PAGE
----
This post is part of an archived series of blogs called The LeVine Line, written by former Ambassador Suzan G. LeVine during her time at U.S. Embassy Bern.
25 October 2016
In Switzerland and Liechtenstein, if you are a citizen and 18 years or older, you can vote. Also – the process of voting in federal elections is pretty consistent across the Cantons and/or regions. (And remember – if you don’t vote, you can’t complain!).
In the United States, however, each voter needs to register to vote before he or she is able to actually vote (and if you move, you need to re-register) and, because of our Federalist system, the registration and voting processes differ from state to state. That means that how ballots are made available, when voting booths are open, how accessible voting booths are, whether mail-in voting is possible, what kind of ID you need to show to vote and many other aspects of casting a vote all are determined at the state level. For example, some states make it very easy to register. In California when you get a driver’s license you also have the option to register to vote, and 11 states allow voters to register and vote on the same day. Some, on the other hand, make it much more difficult, even requiring potential voters to show proof of citizenship before being allowed to cast a ballot (although recent court decisions have challenged those laws as unconstitutional)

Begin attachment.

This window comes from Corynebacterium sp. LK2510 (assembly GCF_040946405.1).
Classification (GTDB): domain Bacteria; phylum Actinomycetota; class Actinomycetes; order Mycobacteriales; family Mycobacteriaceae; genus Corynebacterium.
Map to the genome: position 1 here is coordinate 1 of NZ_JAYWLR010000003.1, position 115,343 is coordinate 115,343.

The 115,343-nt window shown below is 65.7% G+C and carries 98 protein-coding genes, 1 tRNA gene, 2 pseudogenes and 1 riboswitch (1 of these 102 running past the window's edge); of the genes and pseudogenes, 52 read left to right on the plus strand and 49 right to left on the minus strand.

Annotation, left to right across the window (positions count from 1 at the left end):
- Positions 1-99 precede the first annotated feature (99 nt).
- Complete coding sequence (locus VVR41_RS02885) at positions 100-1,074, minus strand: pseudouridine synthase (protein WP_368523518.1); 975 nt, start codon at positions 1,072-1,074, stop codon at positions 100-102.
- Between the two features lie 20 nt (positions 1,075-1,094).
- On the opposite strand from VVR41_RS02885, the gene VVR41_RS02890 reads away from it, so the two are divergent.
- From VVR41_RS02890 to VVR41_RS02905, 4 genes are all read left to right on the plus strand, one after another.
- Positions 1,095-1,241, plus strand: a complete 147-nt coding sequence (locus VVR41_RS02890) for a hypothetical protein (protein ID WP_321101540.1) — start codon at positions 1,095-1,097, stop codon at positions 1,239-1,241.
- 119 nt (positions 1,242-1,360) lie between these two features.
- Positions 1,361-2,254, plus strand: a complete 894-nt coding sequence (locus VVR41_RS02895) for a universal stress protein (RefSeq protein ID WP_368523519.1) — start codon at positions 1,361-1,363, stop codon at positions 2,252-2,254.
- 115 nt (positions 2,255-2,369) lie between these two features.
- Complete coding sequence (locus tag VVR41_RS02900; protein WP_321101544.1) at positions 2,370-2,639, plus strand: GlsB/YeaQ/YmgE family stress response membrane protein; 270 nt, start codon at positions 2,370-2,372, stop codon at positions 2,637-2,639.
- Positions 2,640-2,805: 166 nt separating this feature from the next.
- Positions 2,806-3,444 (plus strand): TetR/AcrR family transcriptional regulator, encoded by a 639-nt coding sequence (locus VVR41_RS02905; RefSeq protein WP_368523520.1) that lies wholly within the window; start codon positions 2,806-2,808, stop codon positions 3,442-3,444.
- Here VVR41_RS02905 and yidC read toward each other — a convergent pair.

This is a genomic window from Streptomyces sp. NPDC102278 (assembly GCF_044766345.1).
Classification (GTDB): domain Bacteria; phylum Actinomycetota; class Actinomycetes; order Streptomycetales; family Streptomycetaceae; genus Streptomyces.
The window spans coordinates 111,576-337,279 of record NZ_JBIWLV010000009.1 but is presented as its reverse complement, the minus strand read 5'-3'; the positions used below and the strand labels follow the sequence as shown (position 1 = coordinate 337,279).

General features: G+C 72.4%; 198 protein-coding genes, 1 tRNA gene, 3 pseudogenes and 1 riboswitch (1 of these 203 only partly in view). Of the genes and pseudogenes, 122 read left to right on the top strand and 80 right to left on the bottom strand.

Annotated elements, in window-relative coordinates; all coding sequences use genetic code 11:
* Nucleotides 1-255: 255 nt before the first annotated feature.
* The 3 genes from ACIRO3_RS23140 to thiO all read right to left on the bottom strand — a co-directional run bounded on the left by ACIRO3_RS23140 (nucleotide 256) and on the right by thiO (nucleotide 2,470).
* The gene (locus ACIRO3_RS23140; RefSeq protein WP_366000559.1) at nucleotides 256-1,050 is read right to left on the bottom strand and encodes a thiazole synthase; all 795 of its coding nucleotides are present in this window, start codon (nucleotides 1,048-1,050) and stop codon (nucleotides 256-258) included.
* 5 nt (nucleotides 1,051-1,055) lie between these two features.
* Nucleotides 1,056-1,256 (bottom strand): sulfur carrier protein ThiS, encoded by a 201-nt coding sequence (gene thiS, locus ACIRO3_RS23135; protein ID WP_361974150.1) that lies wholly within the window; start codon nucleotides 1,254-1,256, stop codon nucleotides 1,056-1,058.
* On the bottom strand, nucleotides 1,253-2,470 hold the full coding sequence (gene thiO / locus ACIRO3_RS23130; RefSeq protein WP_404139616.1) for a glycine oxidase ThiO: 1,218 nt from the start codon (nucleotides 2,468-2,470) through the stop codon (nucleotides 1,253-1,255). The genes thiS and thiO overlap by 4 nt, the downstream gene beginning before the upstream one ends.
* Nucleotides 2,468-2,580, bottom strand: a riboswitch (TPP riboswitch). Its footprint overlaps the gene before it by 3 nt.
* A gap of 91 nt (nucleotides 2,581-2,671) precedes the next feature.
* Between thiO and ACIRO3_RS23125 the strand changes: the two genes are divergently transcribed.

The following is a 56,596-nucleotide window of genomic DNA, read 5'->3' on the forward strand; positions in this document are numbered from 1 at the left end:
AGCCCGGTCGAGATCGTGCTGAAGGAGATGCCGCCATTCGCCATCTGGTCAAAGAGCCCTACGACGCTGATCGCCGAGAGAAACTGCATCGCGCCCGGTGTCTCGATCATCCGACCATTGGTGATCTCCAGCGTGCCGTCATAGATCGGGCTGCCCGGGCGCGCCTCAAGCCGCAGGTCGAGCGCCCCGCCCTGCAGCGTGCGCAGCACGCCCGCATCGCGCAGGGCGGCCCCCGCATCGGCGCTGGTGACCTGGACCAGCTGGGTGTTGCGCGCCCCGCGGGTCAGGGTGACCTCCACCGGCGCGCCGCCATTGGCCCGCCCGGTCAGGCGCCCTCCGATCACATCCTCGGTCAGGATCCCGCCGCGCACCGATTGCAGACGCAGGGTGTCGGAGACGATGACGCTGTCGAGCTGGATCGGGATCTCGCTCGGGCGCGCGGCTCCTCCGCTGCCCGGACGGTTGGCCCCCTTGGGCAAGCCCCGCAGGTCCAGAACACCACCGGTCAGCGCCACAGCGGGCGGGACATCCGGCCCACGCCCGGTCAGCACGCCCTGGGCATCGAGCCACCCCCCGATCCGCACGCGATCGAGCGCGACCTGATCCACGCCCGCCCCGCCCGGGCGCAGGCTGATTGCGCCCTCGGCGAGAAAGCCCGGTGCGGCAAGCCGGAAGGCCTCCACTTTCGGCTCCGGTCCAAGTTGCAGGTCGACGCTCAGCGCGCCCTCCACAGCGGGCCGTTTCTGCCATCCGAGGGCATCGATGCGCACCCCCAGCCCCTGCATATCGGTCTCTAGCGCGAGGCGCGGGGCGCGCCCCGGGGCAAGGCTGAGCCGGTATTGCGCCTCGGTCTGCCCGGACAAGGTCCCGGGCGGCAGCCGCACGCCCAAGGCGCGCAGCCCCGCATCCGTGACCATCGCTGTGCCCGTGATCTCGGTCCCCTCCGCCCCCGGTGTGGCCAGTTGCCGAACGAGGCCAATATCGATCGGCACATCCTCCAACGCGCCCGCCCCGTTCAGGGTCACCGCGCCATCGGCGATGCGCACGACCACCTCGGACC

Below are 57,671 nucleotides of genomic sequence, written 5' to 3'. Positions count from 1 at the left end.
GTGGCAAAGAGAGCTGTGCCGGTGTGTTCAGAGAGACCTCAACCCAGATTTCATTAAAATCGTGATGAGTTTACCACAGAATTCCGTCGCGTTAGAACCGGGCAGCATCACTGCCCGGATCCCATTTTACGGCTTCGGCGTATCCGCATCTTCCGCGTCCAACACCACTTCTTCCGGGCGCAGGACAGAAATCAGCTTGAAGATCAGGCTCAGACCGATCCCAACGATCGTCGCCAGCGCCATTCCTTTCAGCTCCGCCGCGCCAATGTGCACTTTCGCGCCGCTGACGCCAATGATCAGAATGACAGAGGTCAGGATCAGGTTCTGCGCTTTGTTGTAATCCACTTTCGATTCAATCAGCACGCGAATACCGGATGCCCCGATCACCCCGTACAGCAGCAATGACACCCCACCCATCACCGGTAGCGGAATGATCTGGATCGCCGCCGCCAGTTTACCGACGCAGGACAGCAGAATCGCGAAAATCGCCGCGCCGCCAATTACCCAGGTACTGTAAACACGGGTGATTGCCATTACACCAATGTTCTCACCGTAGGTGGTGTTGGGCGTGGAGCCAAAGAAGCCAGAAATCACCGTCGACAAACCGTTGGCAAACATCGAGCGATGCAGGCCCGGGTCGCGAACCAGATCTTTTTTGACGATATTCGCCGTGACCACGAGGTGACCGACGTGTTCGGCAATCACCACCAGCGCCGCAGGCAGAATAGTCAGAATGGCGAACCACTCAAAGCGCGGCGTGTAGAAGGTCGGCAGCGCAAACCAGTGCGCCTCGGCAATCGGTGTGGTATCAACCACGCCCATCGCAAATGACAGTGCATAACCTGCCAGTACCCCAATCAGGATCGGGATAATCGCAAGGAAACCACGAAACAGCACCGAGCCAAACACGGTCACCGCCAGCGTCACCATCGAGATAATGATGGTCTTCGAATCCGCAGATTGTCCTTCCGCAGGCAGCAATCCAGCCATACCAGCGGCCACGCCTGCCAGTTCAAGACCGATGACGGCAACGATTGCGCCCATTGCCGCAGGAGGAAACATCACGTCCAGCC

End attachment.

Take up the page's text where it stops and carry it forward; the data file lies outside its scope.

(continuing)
While the official Election Day in the United States is November 8th, the reality is that “Election Day” starts September 23rd when Minnesota will be the first state to distribute its ballots. It is after that point that the various states – depending on what their administrations have decided – will have early voting where they make the voting booths open so as to avoid long lines on November 8th. Some states want to make it very easy to vote – Washington State and Oregon have 100% mail-in ballots and typically get higher than 80% voting response – but 13 states do not allow early voting in any form.